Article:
What is a Cause & Effect Diagram
The Cause and Effect diagram is a visual method or tool that is meant to be used to explore all the potential factors that may be causing or contributing to a particular problem (effect).
This tool was created by a pioneer in the field of Quality Management ,Kaoru Ishikawa, and allows you to visualize all the potential contributors to a problem, then select those which require further investigation.
One of the major reasons for the success of the Cause & Effect Diagram as a Quality Tool is that it is so simple to use and can easily be combined with other Quality Tools, more on this below!
Another underrated characteristic of the Cause & Effect Diagram is its effectiveness as a communication aid. Especially when you’re dealing with a very complex issue.
You may also hear the Cause & Effect Diagram being commonly referred to as the Fishbone Diagram, the Ishikawa Diagram, Cause & Effect Matrix, C&E Diagram or the C-E Diagram.
When to Use the C-E Diagram
The Cause & Effect diagram should always be utilized during the Problem Identification phase of an investigation to determine all potential root causes.
In fact, the C-E Diagram is probably one of the best places to start when it comes to root cause determination. The only other tool that I’d recommend using before this one is the flow chart.
By having a flow chart ready during your Cause & Effect analysis, it will allow you and your team to keep the full process/product in mind.
Nancy Tague in her book The Quality Toolbox also strongly recommends that you use this tool anytime you’re in a rut and I completely agree. There’s no better tool to use when you’re out of ideas than the Cause & Effect Diagram.
Tips for Using the Cause & Effect Diagram
I mentioned above that the C-E Diagram should almost always be used in conjuncture with other Quality Tools such as the 5-why’s technique and a Brainstorming Session. Using these tools along with the C-E Diagram will focus your team on the problem, dig deep into each potential cause & result in a very effective discussion!
I’ve sorta hinted at this already, because nobody has a brainstorming session by yourself, but something that deserves repeating is that when you’re using the C&E tool, you should never perform the analysis by yourself, which is why the C-E Diagram is a lot like Monopoly where you should never play alone!
Including all the subject matter experts for your process or product will ensure that key details are discussed as these likely causing or contributing to your issue at hand.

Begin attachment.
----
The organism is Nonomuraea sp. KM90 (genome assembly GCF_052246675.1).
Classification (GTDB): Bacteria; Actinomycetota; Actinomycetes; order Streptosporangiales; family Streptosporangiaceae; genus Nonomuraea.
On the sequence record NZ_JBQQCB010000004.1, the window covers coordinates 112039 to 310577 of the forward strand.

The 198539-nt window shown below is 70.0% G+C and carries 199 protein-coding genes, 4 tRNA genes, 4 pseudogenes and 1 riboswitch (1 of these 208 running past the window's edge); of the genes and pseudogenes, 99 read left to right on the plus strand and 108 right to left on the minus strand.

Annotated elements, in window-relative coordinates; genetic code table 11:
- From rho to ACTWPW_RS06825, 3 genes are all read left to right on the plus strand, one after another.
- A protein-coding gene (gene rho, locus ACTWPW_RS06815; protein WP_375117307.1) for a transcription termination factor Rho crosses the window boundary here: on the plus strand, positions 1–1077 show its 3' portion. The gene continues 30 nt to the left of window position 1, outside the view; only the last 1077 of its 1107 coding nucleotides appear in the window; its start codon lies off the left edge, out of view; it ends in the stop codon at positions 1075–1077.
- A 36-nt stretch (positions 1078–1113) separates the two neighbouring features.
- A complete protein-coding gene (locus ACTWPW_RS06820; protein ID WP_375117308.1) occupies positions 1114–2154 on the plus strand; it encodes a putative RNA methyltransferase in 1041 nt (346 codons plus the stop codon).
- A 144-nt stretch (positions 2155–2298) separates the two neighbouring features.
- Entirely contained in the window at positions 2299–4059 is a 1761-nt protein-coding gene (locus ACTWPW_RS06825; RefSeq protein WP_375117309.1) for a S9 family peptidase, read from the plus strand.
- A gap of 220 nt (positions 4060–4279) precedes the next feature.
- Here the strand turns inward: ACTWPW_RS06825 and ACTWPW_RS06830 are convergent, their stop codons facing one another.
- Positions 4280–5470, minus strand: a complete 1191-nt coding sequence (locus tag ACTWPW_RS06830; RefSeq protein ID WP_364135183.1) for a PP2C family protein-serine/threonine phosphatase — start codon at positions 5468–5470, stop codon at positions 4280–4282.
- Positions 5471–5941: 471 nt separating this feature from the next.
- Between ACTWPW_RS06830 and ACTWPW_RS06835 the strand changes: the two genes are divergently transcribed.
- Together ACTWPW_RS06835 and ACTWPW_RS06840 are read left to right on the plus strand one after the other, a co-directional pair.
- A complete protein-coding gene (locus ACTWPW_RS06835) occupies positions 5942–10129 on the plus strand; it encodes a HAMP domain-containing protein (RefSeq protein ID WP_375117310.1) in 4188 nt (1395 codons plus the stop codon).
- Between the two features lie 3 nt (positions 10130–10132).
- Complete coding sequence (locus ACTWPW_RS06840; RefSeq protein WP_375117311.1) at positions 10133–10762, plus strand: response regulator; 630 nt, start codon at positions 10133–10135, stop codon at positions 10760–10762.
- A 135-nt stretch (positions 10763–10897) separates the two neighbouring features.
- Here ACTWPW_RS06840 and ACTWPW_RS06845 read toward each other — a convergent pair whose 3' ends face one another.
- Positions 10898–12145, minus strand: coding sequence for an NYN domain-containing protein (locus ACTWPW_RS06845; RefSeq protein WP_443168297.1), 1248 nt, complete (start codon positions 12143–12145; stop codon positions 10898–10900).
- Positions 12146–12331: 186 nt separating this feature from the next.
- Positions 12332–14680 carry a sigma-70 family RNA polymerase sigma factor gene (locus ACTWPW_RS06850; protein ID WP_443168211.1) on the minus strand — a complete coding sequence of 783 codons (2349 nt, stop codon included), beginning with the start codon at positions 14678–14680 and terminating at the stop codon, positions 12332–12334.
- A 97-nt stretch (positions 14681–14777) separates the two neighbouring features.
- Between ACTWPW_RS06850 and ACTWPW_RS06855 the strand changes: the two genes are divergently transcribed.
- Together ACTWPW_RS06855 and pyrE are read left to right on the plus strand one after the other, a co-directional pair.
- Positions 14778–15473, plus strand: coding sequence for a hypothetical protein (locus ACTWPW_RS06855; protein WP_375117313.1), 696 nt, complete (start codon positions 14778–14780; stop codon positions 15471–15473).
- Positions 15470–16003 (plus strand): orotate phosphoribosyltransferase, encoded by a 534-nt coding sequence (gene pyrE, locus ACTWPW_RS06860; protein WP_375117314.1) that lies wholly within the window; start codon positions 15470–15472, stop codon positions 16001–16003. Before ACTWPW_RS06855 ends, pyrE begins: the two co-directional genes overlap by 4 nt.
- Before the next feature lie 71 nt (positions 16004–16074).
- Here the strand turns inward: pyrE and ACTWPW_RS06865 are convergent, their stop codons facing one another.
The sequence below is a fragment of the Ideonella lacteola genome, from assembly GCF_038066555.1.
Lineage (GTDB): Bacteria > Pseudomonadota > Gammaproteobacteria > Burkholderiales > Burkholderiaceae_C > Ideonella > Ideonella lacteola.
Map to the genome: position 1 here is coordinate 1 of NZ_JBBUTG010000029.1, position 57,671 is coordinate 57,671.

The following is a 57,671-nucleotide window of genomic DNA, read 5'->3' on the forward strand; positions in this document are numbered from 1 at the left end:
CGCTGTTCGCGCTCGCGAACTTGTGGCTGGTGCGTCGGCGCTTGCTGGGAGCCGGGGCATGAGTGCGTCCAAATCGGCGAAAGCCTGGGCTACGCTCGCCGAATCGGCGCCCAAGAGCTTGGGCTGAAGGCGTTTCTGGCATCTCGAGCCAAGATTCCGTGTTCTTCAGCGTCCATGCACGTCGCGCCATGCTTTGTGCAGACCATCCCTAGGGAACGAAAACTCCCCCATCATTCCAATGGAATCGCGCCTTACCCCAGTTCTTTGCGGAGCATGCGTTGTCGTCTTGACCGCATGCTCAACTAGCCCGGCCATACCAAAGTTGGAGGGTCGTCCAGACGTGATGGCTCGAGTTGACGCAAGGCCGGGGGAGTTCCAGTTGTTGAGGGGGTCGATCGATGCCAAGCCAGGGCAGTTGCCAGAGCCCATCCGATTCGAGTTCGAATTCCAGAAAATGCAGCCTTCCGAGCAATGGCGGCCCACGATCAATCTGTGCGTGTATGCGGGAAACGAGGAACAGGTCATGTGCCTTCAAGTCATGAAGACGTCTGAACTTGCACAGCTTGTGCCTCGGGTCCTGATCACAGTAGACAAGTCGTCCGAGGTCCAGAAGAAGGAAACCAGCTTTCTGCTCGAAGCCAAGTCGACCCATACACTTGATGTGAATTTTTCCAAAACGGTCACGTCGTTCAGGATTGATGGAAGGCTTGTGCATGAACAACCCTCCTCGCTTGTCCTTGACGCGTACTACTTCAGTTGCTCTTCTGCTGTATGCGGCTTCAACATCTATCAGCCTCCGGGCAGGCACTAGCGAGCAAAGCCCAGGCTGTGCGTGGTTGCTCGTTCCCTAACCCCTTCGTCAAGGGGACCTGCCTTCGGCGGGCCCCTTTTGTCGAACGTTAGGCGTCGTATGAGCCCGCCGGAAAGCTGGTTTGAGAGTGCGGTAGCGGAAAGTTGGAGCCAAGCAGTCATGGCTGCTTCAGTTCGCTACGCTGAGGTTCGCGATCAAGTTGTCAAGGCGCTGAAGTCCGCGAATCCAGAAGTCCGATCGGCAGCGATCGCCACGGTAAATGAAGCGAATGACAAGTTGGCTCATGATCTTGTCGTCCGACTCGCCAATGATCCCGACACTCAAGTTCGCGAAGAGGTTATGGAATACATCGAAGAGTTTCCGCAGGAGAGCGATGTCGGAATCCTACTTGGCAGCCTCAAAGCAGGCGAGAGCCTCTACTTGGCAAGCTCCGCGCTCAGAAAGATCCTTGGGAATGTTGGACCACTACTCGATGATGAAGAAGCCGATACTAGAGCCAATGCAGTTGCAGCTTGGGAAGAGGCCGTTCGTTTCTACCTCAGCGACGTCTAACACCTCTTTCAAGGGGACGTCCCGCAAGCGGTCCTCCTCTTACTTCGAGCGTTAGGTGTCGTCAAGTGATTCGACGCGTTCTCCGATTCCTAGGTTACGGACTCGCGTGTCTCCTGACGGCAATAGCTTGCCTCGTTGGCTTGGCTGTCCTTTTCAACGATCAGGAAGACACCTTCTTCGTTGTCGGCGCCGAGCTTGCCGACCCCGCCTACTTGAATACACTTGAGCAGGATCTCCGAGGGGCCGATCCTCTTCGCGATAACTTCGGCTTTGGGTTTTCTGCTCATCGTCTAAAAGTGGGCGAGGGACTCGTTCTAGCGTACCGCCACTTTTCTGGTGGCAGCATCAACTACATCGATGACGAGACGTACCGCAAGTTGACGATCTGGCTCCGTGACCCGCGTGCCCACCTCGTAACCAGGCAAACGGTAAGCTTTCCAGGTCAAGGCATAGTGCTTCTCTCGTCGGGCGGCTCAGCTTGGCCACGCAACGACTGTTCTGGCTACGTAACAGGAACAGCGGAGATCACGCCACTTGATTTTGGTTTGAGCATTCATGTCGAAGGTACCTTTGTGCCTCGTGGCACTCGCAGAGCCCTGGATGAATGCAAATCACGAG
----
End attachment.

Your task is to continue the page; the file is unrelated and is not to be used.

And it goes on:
Another tip for creating an effective C&E Diagram is to have your team first agree on a good problem statement. If you’ve already created a Pareto Chart of your problem, then your problem statement can be taken straight from that, for example:
“Why are late deliveries causing 45% of our customer service issues”
Lastly, after creating your C-E chart – look for repeating causes or special interrelationships between the different categories. This is usually a big clue as to the root cause of your problem.
Common Cause & Effect Diagrams
Below are 2 of the common C-E Diagrams. The first is called 8M and these are the 8 common root causes that would result in a product or process related issue.
There are many variations of the 8Ms, and you should feel free to use all, or only a few of these root cause categories during your analysis.
8M – The 8 Common Causes for Product/Process Related Issues
- Man – How do Humans interact with your process and how could that impact your product functionality.
- Machine – What type of equipment or machinery are used in your process how could a deviation here impact your products functionality.
- Method – What type of procedure do you follow in your process and are potential deficiencies resulting in product deficiencies?
- Materials – What type of material is currently being used and how could any deviations here result in your products non-conformance.
- Mother Nature – How does mother nature interact with your part and could that be resulting in your observed non-conformance.
- Measurements – What type of measurements, measurement equipment and QC points do you currently use and is this resulting in the observed non-conformance.
- Management – What are the attitudes, outlook & priorities of management and how could this be resulting in your observed non-conformance.
- Maintenance – What type of maintenance/calibration activities are being performed on your machines or measurement equipment that could be resulting in your observed non-conformance.
8P – The 8 Common Causes for Service Related Issues
The 2nd most common C-E Diagram is called the 8P which is similar, however these are the 8 common root causes associated with your potential service related issue.
- Price – How does price affect or influence a service related issue.
- Promotion – How have your promotions or marketing plans contributed to a service issue.
- Process – How could your current service process cause or contribute to a service issue.
- Place – How could the location of your customer or service cause or contribute to a service issue.
- People – How have your people (sales force, customer service team) caused or contributed to a service issue.
- Physical – How have physical things, like mother nature, cause or contributed to your service issue.
- Productivity & Quality – How have things like Productivity (Supply Chain, part availability) resulted in a service issue.
- Service – How has Service nuances resulted in a service issue.
A Short Video
The American Society for ASQ has a fairly useful free template for creating a Cause & Effect Diagram.
I’ve also used a free Mind-Mapping software called XMind that has a template specifically for Fishbone Diagrams that’s much easier to use than the ASQ Excel spreadsheet.
Below are 5 questions that hopefully will challenge your knowledge of the Cause & Effect Diagram!